Research Nights: Chocolate and Lasers
- Date: Tuesday 17 April 2018, 18:00 – 20:00
- Location: Engineering Building
- Cost: Free
Leeds Doctoral College presents Research Nights - a lively, informal series of talks and discussion led by PhD researchers from across the University.
Following three previous successful events, our fourth event takes place on Tuesday 17th April in the Pyramid Canteen, with three speakers delivering entertaining talks on a range of topics from across the faculties. Come and enjoy a sociable evening with others from the postgraduate community, with food and drinks available from the Pyramid Canteen and a pub quiz!
Our speakers include:
- Denise Li (Food Science & Nutrition) - Magical concoctions and fantastic formulations
- Ethan Jull (Physics & Astronomy) - Liquid crystals and laser filters
- Marjorie Ladd Parada (Food Science & Nutrition) - It's not (all) about the chocolate
Denise Li - We are surrounded by formulated products in all shapes and forms; from the food we eat, to skin cream and washing up powders. The scientific concepts of these products are similar, with the ingredients quite often being the same. For example, lecithin (found in egg yolk) is used to make mayonnaise, but is also found in skin cream formulations! Traditionally, the creation and development of formulations is seen as a form of art, rather than requiring scientific knowledge. My research is helping to drive the scientific understanding of these formulations.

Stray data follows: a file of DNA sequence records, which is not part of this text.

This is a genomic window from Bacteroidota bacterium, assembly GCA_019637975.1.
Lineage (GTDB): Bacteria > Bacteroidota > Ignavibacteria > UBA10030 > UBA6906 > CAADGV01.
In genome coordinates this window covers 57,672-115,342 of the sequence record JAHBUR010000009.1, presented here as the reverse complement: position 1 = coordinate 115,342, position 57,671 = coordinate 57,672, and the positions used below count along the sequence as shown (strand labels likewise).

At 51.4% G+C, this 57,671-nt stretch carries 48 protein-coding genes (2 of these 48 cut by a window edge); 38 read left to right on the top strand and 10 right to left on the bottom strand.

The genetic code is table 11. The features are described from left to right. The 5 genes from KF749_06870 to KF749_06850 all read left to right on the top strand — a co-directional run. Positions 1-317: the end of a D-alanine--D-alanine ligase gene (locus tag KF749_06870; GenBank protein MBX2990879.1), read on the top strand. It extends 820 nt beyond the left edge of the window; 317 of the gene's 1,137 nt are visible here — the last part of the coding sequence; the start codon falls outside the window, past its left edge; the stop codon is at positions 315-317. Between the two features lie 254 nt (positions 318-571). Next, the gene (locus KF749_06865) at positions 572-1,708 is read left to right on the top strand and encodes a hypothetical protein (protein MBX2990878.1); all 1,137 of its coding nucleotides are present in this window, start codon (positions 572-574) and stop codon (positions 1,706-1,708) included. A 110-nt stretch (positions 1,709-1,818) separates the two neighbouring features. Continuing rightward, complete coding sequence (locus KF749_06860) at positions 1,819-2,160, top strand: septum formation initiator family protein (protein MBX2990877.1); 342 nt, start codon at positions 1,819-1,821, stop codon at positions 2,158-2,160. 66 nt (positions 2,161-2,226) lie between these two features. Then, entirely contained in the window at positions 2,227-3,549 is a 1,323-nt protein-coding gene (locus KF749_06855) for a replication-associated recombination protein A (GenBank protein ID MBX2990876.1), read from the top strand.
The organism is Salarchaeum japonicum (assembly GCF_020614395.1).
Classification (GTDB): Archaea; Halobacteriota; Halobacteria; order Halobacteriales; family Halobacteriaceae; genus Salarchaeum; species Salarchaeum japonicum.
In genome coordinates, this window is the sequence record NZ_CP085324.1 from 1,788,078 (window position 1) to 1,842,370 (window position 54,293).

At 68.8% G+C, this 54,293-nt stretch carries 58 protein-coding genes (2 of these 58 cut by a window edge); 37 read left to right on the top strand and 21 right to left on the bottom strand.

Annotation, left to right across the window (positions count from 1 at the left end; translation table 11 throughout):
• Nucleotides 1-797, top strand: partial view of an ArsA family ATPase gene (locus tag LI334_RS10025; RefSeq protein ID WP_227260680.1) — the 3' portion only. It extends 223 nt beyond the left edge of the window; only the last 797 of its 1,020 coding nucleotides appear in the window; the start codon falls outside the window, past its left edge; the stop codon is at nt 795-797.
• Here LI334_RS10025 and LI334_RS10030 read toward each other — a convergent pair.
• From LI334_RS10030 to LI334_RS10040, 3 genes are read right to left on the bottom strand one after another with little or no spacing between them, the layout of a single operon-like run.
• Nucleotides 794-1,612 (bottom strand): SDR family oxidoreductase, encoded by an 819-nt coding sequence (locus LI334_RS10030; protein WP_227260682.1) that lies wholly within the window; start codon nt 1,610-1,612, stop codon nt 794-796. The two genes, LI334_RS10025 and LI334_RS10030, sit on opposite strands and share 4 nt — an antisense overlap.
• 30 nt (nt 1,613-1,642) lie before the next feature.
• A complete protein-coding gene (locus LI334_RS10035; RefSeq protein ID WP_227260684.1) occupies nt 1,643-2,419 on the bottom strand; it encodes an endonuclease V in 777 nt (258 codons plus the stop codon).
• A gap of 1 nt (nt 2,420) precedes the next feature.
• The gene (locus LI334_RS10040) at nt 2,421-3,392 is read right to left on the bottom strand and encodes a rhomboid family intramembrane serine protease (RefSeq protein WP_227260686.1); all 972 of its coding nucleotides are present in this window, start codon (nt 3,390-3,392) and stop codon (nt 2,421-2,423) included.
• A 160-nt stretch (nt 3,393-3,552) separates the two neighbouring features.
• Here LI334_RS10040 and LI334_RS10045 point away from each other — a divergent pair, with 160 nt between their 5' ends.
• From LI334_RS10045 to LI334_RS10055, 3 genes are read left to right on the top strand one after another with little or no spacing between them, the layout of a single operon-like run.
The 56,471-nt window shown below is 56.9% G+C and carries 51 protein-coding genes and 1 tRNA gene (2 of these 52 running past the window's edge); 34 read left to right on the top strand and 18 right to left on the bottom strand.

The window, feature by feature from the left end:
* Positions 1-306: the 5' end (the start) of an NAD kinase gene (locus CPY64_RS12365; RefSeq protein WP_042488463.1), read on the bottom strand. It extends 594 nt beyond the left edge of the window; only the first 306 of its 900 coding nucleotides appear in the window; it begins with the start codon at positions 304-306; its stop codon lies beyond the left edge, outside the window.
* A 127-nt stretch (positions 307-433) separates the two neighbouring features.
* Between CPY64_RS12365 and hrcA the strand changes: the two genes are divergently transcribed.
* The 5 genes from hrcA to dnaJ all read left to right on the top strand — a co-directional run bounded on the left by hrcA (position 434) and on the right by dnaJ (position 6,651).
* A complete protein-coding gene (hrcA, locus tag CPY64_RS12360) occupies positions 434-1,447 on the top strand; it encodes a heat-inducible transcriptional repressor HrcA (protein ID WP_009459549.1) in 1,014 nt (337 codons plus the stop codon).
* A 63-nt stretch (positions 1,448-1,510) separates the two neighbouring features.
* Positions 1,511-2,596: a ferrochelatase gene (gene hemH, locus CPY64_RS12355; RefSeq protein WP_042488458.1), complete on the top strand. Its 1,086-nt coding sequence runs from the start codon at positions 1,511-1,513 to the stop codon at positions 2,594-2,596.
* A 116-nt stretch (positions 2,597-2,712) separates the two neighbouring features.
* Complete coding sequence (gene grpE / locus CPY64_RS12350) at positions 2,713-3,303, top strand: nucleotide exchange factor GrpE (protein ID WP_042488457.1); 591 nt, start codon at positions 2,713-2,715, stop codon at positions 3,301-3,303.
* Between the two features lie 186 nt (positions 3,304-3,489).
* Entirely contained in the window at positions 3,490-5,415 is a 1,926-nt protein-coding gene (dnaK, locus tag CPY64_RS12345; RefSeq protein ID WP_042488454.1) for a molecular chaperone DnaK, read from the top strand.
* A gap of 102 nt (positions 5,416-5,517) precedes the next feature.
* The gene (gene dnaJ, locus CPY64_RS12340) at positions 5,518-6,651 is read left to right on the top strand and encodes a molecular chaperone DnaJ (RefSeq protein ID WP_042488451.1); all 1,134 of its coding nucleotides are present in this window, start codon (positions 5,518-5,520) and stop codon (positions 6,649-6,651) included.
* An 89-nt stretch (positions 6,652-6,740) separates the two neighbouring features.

Ethan Jull - Hand held lasers are potentially damaging to eyesight, sensors, and cameras. In this talk we will explore the world of liquid crystals, most commonly used in your flat screen TV, and how application of these phenomenal materials can lead to novel laser protection devices.
Marjorie Ladd Parada - Most people say they love chocolate, usually because of the full sensory experience starting from the glossy surface, the snap on taking a bite, the taste, and let’s not forget the way that it melts smoothly in the mouth. To get all of these amazing qualities, we need to get the right cocoa butter crystals and this requires an understanding of how fat crystallises. And fats are not only present in chocolate, they are in our bodies, our skin, and sometimes even clogging our arteries. Hence, the study of fat crystallisation is not just about producing the best chocolate, it’s also about what happens once you have eaten it.
Everyone welcome! No registration required but you can keep updated via the Doctoral College Facebook page